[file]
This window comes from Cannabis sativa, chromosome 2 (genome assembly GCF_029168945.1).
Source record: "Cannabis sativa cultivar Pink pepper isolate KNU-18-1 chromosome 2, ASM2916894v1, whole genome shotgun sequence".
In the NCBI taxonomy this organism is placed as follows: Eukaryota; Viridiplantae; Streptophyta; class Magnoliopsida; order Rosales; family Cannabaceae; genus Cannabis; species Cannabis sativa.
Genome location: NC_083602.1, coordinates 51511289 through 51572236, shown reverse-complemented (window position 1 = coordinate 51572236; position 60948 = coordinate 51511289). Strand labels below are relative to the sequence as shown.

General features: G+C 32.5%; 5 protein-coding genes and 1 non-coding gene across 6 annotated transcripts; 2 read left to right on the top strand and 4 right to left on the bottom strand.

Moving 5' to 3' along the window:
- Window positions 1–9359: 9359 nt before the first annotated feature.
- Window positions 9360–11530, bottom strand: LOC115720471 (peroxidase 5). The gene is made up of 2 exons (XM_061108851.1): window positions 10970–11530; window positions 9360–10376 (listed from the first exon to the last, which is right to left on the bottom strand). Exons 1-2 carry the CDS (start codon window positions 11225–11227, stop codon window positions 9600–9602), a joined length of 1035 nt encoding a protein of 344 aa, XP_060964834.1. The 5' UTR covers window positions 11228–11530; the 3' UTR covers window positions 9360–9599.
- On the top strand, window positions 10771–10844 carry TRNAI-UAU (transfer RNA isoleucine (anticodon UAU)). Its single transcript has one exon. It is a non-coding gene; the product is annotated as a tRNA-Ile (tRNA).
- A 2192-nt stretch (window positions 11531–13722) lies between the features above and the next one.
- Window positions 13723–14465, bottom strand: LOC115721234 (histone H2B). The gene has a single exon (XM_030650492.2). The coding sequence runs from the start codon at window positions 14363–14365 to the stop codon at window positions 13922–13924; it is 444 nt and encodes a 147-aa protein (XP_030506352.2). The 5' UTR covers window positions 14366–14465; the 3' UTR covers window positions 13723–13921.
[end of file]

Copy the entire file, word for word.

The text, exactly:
This window comes from Cannabis sativa, chromosome 2 (genome assembly GCF_029168945.1).
Source record: "Cannabis sativa cultivar Pink pepper isolate KNU-18-1 chromosome 2, ASM2916894v1, whole genome shotgun sequence".
In the NCBI taxonomy this organism is placed as follows: Eukaryota; Viridiplantae; Streptophyta; class Magnoliopsida; order Rosales; family Cannabaceae; genus Cannabis; species Cannabis sativa.
Genome location: NC_083602.1, coordinates 51511289 through 51572236, shown reverse-complemented (window position 1 = coordinate 51572236; position 60948 = coordinate 51511289). Strand labels below are relative to the sequence as shown.

General features: G+C 32.5%; 5 protein-coding genes and 1 non-coding gene across 6 annotated transcripts; 2 read left to right on the top strand and 4 right to left on the bottom strand.

Moving 5' to 3' along the window:
- Window positions 1–9359: 9359 nt before the first annotated feature.
- Window positions 9360–11530, bottom strand: LOC115720471 (peroxidase 5). The gene is made up of 2 exons (XM_061108851.1): window positions 10970–11530; window positions 9360–10376 (listed from the first exon to the last, which is right to left on the bottom strand). Exons 1-2 carry the CDS (start codon window positions 11225–11227, stop codon window positions 9600–9602), a joined length of 1035 nt encoding a protein of 344 aa, XP_060964834.1. The 5' UTR covers window positions 11228–11530; the 3' UTR covers window positions 9360–9599.
- On the top strand, window positions 10771–10844 carry TRNAI-UAU (transfer RNA isoleucine (anticodon UAU)). Its single transcript has one exon. It is a non-coding gene; the product is annotated as a tRNA-Ile (tRNA).
- A 2192-nt stretch (window positions 11531–13722) lies between the features above and the next one.
- Window positions 13723–14465, bottom strand: LOC115721234 (histone H2B). The gene has a single exon (XM_030650492.2). The coding sequence runs from the start codon at window positions 14363–14365 to the stop codon at window positions 13922–13924; it is 444 nt and encodes a 147-aa protein (XP_030506352.2). The 5' UTR covers window positions 14366–14465; the 3' UTR covers window positions 13723–13921.